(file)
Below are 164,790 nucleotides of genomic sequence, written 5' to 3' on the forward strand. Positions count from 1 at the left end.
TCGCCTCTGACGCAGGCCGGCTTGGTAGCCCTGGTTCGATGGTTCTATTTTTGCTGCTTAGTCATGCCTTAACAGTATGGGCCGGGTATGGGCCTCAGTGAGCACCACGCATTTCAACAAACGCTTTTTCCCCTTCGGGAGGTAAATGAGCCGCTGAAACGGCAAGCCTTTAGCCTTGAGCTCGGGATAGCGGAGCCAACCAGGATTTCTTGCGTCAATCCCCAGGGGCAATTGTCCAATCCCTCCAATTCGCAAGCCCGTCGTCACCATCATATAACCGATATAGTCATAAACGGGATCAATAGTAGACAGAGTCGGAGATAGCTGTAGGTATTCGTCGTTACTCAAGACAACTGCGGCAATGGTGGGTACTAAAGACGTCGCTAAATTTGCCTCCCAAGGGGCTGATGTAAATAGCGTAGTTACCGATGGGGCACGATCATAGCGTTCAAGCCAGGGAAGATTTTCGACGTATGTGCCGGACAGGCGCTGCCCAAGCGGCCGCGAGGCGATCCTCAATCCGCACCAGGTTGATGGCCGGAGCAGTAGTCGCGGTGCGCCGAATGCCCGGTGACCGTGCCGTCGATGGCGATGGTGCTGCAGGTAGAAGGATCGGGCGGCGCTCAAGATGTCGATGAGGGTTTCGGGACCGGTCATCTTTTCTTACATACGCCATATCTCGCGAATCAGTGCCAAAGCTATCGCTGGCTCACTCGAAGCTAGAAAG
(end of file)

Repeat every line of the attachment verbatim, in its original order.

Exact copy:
Below are 164,790 nucleotides of genomic sequence, written 5' to 3' on the forward strand. Positions count from 1 at the left end.
TCGCCTCTGACGCAGGCCGGCTTGGTAGCCCTGGTTCGATGGTTCTATTTTTGCTGCTTAGTCATGCCTTAACAGTATGGGCCGGGTATGGGCCTCAGTGAGCACCACGCATTTCAACAAACGCTTTTTCCCCTTCGGGAGGTAAATGAGCCGCTGAAACGGCAAGCCTTTAGCCTTGAGCTCGGGATAGCGGAGCCAACCAGGATTTCTTGCGTCAATCCCCAGGGGCAATTGTCCAATCCCTCCAATTCGCAAGCCCGTCGTCACCATCATATAACCGATATAGTCATAAACGGGATCAATAGTAGACAGAGTCGGAGATAGCTGTAGGTATTCGTCGTTACTCAAGACAACTGCGGCAATGGTGGGTACTAAAGACGTCGCTAAATTTGCCTCCCAAGGGGCTGATGTAAATAGCGTAGTTACCGATGGGGCACGATCATAGCGTTCAAGCCAGGGAAGATTTTCGACGTATGTGCCGGACAGGCGCTGCCCAAGCGGCCGCGAGGCGATCCTCAATCCGCACCAGGTTGATGGCCGGAGCAGTAGTCGCGGTGCGCCGAATGCCCGGTGACCGTGCCGTCGATGGCGATGGTGCTGCAGGTAGAAGGATCGGGCGGCGCTCAAGATGTCGATGAGGGTTTCGGGACCGGTCATCTTTTCTTACATACGCCATATCTCGCGAATCAGTGCCAAAGCTATCGCTGGCTCACTCGAAGCTAGAAAG